Safely to School: A Study of Safer Routes to School in the Classroom
- Published: ODS Ltd and The SCRE Centre prepared for the The Scottish Government, 2003
- Authors: K. Fyfe, K. Lowden, J. Hall, V. Wilson and T. Graham
- Date Added: 15 Mar 2013
- Last Update: 15 Mar 2013
The aim of the study was to investigate:
Attitudes and experiences of local authorities and the activities they have undertaken to implement road safety for children and young people;
The practices in road safety at school level;
Attitudes of other stakeholders (such as children and young people, parents, community etc.); and
Potential for further development of the Cycling, Walking and Safer Streets Fund.
The research comprised a combination of quantitative and qualitative approaches, ranging from a postal survey of local authorities to in-depth interviews at school level. Information was collected in three phases:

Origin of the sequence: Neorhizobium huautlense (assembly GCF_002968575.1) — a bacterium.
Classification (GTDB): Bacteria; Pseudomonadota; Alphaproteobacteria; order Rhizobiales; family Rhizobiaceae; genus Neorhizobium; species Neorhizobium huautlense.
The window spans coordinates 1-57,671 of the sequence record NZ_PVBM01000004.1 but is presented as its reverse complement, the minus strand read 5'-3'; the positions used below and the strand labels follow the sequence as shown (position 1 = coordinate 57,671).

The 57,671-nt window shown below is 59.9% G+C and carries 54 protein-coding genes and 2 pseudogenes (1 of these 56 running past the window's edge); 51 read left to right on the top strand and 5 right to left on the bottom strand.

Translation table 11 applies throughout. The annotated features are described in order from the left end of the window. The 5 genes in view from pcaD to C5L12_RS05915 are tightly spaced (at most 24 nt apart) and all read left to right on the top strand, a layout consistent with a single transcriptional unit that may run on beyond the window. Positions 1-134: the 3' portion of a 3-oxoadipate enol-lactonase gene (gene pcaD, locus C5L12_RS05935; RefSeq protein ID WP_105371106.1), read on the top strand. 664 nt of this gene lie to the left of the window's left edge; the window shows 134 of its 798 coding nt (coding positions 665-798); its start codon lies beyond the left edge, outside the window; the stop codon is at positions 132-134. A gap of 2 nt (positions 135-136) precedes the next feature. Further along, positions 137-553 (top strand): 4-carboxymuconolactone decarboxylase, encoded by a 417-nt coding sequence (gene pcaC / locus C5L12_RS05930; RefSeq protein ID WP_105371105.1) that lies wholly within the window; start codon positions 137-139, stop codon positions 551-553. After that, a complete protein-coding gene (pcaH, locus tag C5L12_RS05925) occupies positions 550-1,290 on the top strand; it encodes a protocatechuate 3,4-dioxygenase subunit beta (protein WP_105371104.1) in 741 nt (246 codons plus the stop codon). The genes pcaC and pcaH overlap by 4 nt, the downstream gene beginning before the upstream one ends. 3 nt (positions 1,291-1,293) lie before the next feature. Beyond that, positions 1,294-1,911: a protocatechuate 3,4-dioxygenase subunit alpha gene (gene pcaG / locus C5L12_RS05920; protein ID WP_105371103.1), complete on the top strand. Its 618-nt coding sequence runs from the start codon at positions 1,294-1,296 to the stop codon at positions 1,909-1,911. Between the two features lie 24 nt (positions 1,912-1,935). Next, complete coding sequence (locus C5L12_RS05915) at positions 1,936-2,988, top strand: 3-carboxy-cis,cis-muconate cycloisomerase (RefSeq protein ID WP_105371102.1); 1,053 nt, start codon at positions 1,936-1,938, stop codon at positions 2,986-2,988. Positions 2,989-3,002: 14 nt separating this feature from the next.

Phase 1 – A review of previous research on implementation of road safety initiatives with children and young people.
Phase 2 – A survey of 32 local authorities in Scotland to identify the engineering and curriculum activities that had been undertaken as part of Safer Routes to School (SRTS).
Phase 3 – Exploration of good practice for SRTS in six schools representing a range of different sizes, local authorities and environments.
Headteachers should ensure that SRTS targets feature in their school development plans.
Particular attention should be given to encouraging a proactive/ experiential learning and teaching style in order to engage pupils in SRTS.
Most informants recognised that children and young people should be involved in the development of SRTS initiatives and in the peer education of younger children.
Evidence should be collected to show which approaches are effective and, if possible, to assess their impact on local RTI statistics.
Road safety, Interventions
Robust, highlights good practice.